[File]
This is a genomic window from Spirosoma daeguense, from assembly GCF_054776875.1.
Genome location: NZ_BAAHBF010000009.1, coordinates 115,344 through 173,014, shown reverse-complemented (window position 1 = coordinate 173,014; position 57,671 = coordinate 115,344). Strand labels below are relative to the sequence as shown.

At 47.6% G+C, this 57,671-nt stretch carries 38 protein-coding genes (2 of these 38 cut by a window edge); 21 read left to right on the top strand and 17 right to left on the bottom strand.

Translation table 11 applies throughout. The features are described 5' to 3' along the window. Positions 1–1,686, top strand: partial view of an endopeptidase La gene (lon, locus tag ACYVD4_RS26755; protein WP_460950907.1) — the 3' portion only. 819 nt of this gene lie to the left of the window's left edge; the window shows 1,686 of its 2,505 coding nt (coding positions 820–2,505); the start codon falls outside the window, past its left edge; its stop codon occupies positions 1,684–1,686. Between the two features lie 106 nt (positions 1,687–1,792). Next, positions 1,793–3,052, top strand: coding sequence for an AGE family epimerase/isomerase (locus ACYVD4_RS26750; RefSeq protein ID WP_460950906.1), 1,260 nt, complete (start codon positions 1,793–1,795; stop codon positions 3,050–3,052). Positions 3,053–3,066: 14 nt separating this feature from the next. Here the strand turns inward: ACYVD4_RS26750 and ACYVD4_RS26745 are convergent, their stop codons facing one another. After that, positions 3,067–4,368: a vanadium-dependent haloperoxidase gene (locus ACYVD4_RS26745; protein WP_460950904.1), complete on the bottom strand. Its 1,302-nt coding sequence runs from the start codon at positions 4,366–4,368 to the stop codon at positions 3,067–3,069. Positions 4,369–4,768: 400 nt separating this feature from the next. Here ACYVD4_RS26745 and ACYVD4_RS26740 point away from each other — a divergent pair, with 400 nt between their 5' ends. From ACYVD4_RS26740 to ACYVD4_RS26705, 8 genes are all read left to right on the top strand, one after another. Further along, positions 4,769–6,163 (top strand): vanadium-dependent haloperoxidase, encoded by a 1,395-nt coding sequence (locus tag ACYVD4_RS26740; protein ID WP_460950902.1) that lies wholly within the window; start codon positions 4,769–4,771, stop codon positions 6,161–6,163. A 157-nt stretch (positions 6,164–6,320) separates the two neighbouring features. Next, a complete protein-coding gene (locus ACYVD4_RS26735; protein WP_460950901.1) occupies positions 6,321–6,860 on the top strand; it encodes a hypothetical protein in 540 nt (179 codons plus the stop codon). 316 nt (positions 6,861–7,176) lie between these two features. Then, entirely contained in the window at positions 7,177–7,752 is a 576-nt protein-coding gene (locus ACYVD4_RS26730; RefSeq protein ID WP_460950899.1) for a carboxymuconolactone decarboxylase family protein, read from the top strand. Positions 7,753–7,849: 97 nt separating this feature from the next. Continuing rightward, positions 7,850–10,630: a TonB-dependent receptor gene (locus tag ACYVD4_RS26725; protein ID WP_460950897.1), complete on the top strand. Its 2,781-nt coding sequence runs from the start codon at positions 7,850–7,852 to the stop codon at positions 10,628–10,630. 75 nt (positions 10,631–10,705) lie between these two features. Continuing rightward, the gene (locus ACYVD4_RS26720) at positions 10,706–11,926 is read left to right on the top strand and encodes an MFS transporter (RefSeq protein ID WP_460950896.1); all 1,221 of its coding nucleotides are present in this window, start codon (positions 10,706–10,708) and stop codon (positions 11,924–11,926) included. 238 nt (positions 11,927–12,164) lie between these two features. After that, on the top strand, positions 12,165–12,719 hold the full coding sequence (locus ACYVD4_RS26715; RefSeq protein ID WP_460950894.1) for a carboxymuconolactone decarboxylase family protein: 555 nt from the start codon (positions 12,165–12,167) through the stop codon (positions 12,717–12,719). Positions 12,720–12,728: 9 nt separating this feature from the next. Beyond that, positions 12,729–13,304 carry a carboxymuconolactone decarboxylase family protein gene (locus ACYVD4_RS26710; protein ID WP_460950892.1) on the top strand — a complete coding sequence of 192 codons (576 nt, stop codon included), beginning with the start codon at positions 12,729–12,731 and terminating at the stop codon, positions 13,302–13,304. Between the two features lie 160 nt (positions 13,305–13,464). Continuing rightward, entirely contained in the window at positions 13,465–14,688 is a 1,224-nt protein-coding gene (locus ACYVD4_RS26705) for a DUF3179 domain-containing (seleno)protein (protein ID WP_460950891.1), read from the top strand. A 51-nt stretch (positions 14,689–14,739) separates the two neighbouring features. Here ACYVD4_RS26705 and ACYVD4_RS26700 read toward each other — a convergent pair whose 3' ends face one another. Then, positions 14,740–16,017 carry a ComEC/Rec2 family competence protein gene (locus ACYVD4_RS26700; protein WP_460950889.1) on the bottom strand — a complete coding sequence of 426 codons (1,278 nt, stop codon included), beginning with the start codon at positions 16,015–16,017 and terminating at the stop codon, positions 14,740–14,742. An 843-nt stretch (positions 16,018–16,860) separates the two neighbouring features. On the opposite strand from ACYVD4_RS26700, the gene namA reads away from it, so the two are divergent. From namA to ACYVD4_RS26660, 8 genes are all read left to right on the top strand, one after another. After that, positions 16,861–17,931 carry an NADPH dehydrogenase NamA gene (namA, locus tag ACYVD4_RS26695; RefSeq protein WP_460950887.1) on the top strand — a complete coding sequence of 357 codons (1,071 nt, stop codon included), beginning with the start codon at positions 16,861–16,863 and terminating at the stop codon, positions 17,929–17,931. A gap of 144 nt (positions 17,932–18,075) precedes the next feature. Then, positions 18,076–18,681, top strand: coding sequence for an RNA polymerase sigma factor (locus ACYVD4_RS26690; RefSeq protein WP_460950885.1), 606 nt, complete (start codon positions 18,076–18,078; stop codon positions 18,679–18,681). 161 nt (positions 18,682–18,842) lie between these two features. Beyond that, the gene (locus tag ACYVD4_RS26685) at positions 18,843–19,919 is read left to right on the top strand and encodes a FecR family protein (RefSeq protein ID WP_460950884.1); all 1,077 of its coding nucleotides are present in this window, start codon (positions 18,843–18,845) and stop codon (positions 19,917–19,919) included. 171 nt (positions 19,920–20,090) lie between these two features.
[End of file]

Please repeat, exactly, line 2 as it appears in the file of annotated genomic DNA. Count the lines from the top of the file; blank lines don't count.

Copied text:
Genome location: NZ_BAAHBF010000009.1, coordinates 115,344 through 173,014, shown reverse-complemented (window position 1 = coordinate 173,014; position 57,671 = coordinate 115,344). Strand labels below are relative to the sequence as shown.